Another game, another loss. Since coming back from Sweden, the Senators haven’t looked very great, and that carried on into tonight’s game against the New York Islanders. You could maybe forgive the Sens’ lack of jump since it was the second half of a back-to-back, but considering they’d lost five in a row, you would’ve hoped for a better effort.
The Sens welcomed back Zack Smith, meaning Nick Paul and his... penalty killing game?... will likely head back to the AHL soon. Also returning was Fredrik Claesson, who apparently wasn’t allowed to play on his birthday, with Thomas Chabot the healthy scratch.
The first period started off slow, and started the game-long trend of lots of penalties. The Senators actually held their own to start the period, but then Guy Boucher, with the power of his last change, decided to put Nate Thompson, Cody Ceci, and Dion Phaneuf out there (with Jean-Gabriel Pageau and Mike Hoffman) against the John Tavares line, with predictable results. The Sens were held in their own zone for a long time, and it started a trend of the Sens being behind in the game. They were forced into two penalties, but some strong goaltending from Craig Anderson kept them in the game. Ottawa did manage a post and an earned powerplay of their own late in the period, but overall Ottawa was lucky to still be tied with the Islanders.
The second period featured five (!!) more powerplays, three for the Sens and two for the Isles. However, the Isles got the only goal of the period, partly due to the Sens still looking lost on the powerplay. I’m hardly an expert on powerplays (or anything related to hockey strategy), but I can’t imagine never having net-front presence until after the shot is taken is a great idea. The Sens seem insistent on having little movement, and keeping three guys above the faceoff dots most of the time. The Sens in all honesty generated very little in terms of quality chances during the period. They played with none of the urgency you’d expect from a team on a five-game losing streak.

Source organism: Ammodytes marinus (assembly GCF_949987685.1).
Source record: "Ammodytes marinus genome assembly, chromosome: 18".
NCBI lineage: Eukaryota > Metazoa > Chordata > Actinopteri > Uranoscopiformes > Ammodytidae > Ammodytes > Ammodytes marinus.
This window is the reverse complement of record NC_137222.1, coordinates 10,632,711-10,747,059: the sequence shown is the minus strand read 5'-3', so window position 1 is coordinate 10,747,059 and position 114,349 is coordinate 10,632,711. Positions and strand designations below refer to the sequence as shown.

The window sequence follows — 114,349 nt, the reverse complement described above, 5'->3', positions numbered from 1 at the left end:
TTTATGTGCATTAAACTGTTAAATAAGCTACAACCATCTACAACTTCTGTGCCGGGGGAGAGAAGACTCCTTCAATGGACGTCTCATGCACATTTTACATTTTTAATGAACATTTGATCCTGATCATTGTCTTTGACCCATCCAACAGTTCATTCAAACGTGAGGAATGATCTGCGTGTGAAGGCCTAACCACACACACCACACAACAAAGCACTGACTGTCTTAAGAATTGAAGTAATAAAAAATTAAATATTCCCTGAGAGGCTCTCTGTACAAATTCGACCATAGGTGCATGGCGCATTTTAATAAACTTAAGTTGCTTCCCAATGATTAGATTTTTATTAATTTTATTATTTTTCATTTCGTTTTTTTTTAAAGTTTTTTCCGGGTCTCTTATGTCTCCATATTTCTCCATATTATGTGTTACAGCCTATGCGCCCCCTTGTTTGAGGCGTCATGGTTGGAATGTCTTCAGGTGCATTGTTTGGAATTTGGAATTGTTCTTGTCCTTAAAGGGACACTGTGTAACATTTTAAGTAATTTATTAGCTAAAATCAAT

Also, Anders Lee was credited with the Isles’ goal eventually after being an effective net-front presence (hint hint), screening Anderson, and tipping a Josh Bailey shot home.
The third period saw three more penalties. The first went to Alexandre Burrows, who most of the time I willfully forget even plays for this team. Then Anderson sold a goalie interference penalty on Jordan Eberle just as the puck entered the net (though incidental contact was a big part of the play, and the goal shouldn’t have counted either way). Cal Clutterbuck also took a penalty I forgot. However, the Isles’ PK was great and the Sens got even less going than usual on these last two.
Jordan Eberle would all but seal it with 6 minutes left. After Matthew Barzal skated two laps around the Sens zone, he dished to Nick Leddy who found Eberle in the slot. Andy committed to the shot, and Eberle backhanded it to the open side. Ottawa would find life though, when Matt Duchene of all people finally got a point. He picked up a rebound on the doorstep and potted it, ending what was likely the most bothersome scoring drought of his career. That energized the team and the crowd, with the Sens pouring on the pressure for the last few minutes, but they couldn’t get the tying goal. It would’ve been nice to see that urgency for more than 145 seconds, but hey, it also would be nice to not have so many losses in a row.
- Guy Boucher actually seemed to start giving Duchene skilled linemates like Hoffman and Stone. Duchene’s goal came when he got to play with Brassard and Stone. Funny how playing good players together leads to good things.
- Mike Hoffman finished the night with 8 shots on goal and 1000 misses. Derick Brassard had 9 shots on goal.
- Erik Karlsson seemed to bobble the puck a few times on the night, and at least twice failed to hold the puck onside when receiving a pass at the blue line. His skating seemed off since he came back, but most of the rest of his game looked good until tonight. He smashed his stick after the game ended, so maybe he’s also frustrated he’s not playing at 100%.
- I realized mid-way through the third that I hadn’t noticed Mark Stone at all in this game. That’s a couple games of inivisibility I’ve seen for Ottawa’s best forward. This team’s not going to be good if he’s not playing well.